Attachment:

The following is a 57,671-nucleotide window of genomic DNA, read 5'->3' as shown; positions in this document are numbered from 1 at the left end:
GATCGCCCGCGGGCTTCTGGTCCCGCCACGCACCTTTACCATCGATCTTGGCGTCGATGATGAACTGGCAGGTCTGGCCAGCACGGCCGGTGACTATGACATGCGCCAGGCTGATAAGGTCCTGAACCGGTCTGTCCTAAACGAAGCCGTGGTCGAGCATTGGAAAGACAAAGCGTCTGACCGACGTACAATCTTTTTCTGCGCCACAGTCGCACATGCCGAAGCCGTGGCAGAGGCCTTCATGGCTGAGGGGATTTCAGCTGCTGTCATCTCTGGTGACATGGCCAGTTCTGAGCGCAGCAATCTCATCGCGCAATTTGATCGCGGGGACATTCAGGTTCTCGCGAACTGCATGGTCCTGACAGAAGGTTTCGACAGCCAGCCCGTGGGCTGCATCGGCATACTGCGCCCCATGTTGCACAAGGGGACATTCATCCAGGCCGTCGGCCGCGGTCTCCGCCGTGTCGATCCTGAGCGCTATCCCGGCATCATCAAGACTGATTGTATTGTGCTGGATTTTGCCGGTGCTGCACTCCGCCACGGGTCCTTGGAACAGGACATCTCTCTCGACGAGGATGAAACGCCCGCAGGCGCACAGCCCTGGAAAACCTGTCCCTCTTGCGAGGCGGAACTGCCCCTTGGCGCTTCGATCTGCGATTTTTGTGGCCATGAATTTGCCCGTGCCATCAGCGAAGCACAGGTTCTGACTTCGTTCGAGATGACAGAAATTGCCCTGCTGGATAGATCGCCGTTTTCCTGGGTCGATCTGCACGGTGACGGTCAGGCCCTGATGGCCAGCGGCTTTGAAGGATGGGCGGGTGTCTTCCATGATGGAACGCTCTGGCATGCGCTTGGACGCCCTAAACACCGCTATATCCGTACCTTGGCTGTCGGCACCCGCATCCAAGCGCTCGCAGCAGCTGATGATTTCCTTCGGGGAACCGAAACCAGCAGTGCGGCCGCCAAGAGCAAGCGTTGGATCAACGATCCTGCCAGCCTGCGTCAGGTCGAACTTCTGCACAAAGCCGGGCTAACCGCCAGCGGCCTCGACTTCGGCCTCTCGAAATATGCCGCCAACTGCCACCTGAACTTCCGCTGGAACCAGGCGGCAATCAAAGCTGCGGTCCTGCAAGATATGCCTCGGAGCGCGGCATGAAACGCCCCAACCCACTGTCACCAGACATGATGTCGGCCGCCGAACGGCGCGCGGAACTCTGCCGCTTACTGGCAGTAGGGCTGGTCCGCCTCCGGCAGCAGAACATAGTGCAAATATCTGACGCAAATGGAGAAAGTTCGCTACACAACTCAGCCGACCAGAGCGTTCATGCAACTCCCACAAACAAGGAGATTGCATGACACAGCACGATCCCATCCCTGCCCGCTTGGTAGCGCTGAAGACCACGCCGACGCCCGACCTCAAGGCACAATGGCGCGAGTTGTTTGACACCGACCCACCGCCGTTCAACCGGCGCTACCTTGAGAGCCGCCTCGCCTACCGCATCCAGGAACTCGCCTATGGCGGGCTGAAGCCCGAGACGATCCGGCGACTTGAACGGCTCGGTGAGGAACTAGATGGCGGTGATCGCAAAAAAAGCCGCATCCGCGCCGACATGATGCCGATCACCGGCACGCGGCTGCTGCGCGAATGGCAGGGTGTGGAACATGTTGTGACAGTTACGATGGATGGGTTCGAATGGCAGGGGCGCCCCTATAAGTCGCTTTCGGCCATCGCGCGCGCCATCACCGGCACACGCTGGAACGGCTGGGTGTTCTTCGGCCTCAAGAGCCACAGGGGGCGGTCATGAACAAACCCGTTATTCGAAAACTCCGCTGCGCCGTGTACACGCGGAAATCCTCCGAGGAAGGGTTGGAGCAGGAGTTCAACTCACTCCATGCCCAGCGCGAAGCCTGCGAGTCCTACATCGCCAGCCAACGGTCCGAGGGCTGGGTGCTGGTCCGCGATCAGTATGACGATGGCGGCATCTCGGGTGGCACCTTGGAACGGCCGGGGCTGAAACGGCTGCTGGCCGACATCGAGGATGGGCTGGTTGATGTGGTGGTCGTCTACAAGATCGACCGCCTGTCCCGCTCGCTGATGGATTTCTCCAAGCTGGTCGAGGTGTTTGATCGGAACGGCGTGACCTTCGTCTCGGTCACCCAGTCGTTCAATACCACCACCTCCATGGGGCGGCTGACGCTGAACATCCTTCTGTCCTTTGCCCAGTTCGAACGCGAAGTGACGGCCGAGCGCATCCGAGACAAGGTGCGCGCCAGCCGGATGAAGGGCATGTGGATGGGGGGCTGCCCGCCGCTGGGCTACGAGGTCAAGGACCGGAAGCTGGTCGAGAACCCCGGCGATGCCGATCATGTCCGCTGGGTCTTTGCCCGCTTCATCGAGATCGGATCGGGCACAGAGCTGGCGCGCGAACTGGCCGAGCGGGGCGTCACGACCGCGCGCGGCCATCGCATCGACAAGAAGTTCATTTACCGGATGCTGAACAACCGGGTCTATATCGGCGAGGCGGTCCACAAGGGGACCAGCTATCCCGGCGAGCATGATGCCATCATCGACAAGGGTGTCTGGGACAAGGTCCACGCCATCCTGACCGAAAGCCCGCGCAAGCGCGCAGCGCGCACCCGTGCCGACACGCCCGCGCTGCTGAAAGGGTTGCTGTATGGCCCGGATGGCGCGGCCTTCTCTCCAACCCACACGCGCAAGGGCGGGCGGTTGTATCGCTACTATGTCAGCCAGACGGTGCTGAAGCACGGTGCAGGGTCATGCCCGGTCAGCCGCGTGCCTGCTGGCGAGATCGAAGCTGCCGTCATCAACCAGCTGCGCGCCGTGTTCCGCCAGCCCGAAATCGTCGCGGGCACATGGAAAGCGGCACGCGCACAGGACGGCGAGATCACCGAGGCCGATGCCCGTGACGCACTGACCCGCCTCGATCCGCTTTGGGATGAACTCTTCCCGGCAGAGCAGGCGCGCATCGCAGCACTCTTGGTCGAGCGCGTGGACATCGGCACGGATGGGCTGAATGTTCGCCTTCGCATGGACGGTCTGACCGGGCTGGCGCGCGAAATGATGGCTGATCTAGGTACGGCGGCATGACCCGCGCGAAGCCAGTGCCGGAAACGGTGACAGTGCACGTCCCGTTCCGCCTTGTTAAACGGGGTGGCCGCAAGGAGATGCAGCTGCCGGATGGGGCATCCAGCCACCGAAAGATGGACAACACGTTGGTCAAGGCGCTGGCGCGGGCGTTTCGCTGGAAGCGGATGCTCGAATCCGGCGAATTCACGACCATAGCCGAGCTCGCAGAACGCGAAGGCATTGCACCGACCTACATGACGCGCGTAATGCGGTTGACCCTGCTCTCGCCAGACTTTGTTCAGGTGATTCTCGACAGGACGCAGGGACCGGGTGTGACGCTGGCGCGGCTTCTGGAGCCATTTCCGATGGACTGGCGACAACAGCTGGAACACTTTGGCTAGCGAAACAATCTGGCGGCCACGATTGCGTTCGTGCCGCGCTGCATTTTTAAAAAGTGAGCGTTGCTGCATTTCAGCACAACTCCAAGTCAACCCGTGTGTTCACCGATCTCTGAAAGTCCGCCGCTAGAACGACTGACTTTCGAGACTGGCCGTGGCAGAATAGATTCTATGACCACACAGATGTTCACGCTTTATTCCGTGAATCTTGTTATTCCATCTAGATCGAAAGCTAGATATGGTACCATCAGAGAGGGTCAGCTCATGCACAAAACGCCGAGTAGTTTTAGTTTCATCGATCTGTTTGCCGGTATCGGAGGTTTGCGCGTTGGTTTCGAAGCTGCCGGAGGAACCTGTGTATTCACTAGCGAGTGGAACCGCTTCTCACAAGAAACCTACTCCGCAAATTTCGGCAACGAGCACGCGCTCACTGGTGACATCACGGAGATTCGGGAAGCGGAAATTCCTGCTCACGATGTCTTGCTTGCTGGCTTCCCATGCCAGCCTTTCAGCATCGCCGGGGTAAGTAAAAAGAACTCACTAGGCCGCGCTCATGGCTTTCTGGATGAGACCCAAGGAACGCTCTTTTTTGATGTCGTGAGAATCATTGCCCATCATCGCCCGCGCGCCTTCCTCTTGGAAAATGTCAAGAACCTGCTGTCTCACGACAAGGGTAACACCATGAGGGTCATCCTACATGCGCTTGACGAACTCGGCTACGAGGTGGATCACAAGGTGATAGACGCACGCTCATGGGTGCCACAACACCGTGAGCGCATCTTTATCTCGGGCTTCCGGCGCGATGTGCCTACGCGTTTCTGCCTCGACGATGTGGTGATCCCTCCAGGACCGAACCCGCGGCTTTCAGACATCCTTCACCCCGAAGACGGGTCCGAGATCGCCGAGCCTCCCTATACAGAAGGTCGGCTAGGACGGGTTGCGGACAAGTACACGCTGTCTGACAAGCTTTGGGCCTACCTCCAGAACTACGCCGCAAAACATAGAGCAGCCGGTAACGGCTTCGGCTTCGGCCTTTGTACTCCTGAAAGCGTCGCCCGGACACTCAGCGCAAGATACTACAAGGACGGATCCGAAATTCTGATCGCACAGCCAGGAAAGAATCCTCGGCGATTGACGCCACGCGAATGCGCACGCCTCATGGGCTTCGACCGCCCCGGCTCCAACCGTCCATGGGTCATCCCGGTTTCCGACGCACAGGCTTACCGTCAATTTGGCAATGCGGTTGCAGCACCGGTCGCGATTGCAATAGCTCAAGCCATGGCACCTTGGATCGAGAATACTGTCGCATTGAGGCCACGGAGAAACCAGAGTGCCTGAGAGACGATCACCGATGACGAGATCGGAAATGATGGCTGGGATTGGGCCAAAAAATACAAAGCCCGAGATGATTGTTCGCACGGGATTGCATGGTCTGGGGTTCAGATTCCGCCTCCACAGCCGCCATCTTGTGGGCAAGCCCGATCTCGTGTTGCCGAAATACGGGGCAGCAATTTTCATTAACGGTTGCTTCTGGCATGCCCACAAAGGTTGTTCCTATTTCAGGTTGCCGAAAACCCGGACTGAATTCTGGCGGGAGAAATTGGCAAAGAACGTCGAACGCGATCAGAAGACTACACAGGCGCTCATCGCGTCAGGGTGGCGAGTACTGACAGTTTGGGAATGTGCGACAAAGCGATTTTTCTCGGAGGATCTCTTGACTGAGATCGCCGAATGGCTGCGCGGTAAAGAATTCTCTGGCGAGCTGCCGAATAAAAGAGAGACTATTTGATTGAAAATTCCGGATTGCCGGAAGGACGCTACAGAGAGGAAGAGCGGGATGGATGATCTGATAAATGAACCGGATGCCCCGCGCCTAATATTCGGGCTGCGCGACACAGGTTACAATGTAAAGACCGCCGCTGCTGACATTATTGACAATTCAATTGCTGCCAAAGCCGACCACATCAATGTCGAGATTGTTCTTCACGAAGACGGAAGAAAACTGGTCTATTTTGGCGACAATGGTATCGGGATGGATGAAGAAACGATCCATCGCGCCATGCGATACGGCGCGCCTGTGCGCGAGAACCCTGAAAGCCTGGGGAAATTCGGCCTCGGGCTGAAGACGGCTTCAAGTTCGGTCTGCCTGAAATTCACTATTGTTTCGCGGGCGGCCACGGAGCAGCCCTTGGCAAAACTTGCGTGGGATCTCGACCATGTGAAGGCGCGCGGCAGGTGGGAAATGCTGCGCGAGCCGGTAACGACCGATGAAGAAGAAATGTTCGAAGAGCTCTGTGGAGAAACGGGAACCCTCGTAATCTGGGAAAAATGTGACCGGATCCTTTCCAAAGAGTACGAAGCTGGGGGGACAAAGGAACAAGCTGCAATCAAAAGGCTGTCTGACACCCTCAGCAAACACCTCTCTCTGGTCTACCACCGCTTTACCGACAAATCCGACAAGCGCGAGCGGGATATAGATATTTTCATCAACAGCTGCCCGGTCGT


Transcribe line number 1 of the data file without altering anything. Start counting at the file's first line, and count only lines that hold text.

The following is a 57,671-nucleotide window of genomic DNA, read 5'->3' as shown; positions in this document are numbered from 1 at the left end: